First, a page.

Larry James Jr. | Partner, Faegre Baker Daniels LP
The Idea: Eliminate minimum parking requirements in order to more efficiently use existing infrastructure, spur neighborhood revitalization, make housing more affordable, and reduce stormwater runoff.
No great city is known for its abundance of free parking.
A recent Mortgage Bankers Association study found that Des Moines has 1.6 million parking spaces. 1.6 million. This equates to roughly 19.4 spaces per household or 28 spaces per acre. While it may be difficult to find that perfect spot in front of your favorite East Village restaurant, the sheer number of spaces suggests that we have more than enough. Nonetheless, Des Moines and its surrounding communities continue to require parking for every development.
It’s time for Des Moines to eliminate minimum parking requirements. Of course, parking is needed, but instead of the city dictating what’s required, we should let market demand determine the number of parking spaces.
Parking requirements were initially adopted in the years following World War II. As new developments were largely accessible by car, planners created standards to make sure each car had a parking place. This makes sense in theory, but these standards are largely arbitrary and based both on national average peak parking rates and on adopting the standards of neighborhood communities. Essentially, we require parking because everyone else does. In so doing, we’ve made sure that free parking is always available, but at a substantial cost to our city.
In terms of taxable valuations, free parking is hardly free. Property tax generated from surface lots is a fraction of their adjoining buildings. By requiring a certain number of spaces, regardless of the actual demand, cities limit the taxable value of real estate by mandating inefficient development.
A 2015 study of regional development patterns and impact on property values commissioned by the Iowa Economic Development Authority and the Des Moines MPO shows a dramatic difference in both property taxes and sales taxes per acre between downtown and Jordan Creek mall. You may need to walk a few blocks to park your car, but that has not discouraged business in the booming East Village. In fact, the East Village – one of the few places where the number of parking spaces is not mandated – generates over four times more sales taxes and 37 percent more property taxes per acre than Jordan Creek mall.
This doesn’t mean that parking isn’t essential for shoppers, but each additional city-required parking space that isn’t needed by shoppers is land that cannot be developed into a more productive use. Imagine the increase in property tax valuations and sales tax receipts if parking requirements were eliminated citywide to allow denser development. Parking would still be built, as it is for new development along East Grand, but it would be up to developers to determine how much parking is needed.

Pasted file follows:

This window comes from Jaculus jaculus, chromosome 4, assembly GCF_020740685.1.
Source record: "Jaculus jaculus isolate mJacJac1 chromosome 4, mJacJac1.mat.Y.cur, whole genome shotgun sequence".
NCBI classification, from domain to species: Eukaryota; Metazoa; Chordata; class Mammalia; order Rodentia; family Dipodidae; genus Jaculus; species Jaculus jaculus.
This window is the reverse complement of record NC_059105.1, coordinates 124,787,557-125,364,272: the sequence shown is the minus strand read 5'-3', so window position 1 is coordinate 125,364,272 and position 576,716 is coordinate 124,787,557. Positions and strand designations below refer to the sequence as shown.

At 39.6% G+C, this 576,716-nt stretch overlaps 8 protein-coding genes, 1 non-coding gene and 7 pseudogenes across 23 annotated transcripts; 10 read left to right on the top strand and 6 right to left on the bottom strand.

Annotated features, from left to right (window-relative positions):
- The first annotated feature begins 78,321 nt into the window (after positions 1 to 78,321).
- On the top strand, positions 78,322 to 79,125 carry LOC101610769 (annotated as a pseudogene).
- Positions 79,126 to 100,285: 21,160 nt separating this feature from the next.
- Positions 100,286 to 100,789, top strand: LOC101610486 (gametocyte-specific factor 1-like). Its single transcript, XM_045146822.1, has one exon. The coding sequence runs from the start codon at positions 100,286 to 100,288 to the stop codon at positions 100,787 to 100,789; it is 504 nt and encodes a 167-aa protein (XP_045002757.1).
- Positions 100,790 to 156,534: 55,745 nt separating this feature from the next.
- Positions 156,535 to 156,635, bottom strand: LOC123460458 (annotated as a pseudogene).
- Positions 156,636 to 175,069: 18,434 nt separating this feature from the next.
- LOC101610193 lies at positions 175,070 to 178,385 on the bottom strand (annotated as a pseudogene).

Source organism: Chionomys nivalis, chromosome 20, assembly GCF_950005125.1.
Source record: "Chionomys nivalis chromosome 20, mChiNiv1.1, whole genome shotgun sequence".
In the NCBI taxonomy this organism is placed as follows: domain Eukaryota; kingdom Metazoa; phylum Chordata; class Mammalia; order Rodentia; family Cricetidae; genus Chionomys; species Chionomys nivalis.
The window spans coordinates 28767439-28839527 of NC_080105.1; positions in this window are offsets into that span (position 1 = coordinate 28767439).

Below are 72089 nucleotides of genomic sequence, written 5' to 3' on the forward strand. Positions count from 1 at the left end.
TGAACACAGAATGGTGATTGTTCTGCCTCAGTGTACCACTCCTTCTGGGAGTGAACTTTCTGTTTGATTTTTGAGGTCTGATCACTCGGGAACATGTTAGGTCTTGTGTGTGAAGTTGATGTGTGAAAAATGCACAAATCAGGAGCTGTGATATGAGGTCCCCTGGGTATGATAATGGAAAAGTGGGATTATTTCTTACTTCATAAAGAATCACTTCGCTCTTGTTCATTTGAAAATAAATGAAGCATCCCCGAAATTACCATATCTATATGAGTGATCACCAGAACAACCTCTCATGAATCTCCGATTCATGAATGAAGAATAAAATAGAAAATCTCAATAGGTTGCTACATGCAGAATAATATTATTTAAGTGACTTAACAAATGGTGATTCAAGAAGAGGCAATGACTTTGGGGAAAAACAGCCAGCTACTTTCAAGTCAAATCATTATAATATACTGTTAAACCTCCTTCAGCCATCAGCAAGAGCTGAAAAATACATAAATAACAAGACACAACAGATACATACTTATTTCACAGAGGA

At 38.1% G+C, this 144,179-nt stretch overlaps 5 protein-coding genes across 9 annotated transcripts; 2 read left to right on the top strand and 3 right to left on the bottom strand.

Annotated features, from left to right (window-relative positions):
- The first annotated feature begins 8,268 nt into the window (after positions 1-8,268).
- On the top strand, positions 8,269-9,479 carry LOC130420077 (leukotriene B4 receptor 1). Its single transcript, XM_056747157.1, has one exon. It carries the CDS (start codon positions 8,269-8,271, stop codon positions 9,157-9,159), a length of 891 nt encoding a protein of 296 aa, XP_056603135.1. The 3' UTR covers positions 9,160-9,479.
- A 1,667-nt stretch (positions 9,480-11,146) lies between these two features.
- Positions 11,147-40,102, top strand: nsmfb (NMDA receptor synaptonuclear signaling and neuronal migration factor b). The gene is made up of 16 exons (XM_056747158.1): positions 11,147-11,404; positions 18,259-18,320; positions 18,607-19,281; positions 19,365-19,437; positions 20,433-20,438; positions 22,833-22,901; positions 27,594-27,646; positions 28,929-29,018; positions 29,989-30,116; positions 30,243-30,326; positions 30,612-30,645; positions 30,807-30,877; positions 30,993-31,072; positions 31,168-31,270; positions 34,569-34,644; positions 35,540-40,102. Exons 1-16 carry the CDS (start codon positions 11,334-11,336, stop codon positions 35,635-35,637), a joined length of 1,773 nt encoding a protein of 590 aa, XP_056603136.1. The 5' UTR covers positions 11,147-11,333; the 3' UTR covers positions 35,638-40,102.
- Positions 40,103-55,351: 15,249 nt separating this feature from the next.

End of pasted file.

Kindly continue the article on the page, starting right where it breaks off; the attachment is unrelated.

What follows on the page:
In addition to creating economically inefficient land use, parking requirements hinder neighborhood redevelopment. Many buildings along Des Moines’ older commercial corridors have their zoning “grandfathered in,” which waives current parking requirements.
However, if there is a six-month interruption in occupancy, or the building is destroyed, or the use changes (e.g., from retail to restaurant), the current zoning ordinance applies. In such an event, a business or property owner must either pay a $500 fee and petition the Zoning Board of Adjustment for a zoning variance or exception or redevelop the property pursuant to current standards.
Such bureaucratic hurdles, in addition to the significant cost of acquiring additional property and building new parking, often discourages businesses from locating in our older neighborhoods. Why should the city be the party to determine if a business has enough parking if someone is willing to take a risk and invest?
Parking minimums increase the cost of multifamily housing as well. The average cost of a surface parking space is about $10,000, a cost that is passed on to tenants in the form of higher rents. Forced to comply with parking requirements, it is more expensive to build housing that is both plentiful and affordable. By requiring 1.5 parking spaces per unit, millions of dollars are added to project costs, which further exacerbates our affordable housing crisis.
Finally, parking minimums increase stormwater runoff. With flooding events increasing, addressing stormwater is a growing concern. The more spaces required, the greater the amount of impervious surface. When water has nowhere to go, floods are a predictable outcome.
By eliminating minimum parking requirements, the city of Des Moines could make more efficient use of existing infrastructure, ease neighborhood revitalization, make housing more affordable, address stormwater runoff, and correct the disparity between parking supply and parking demand. >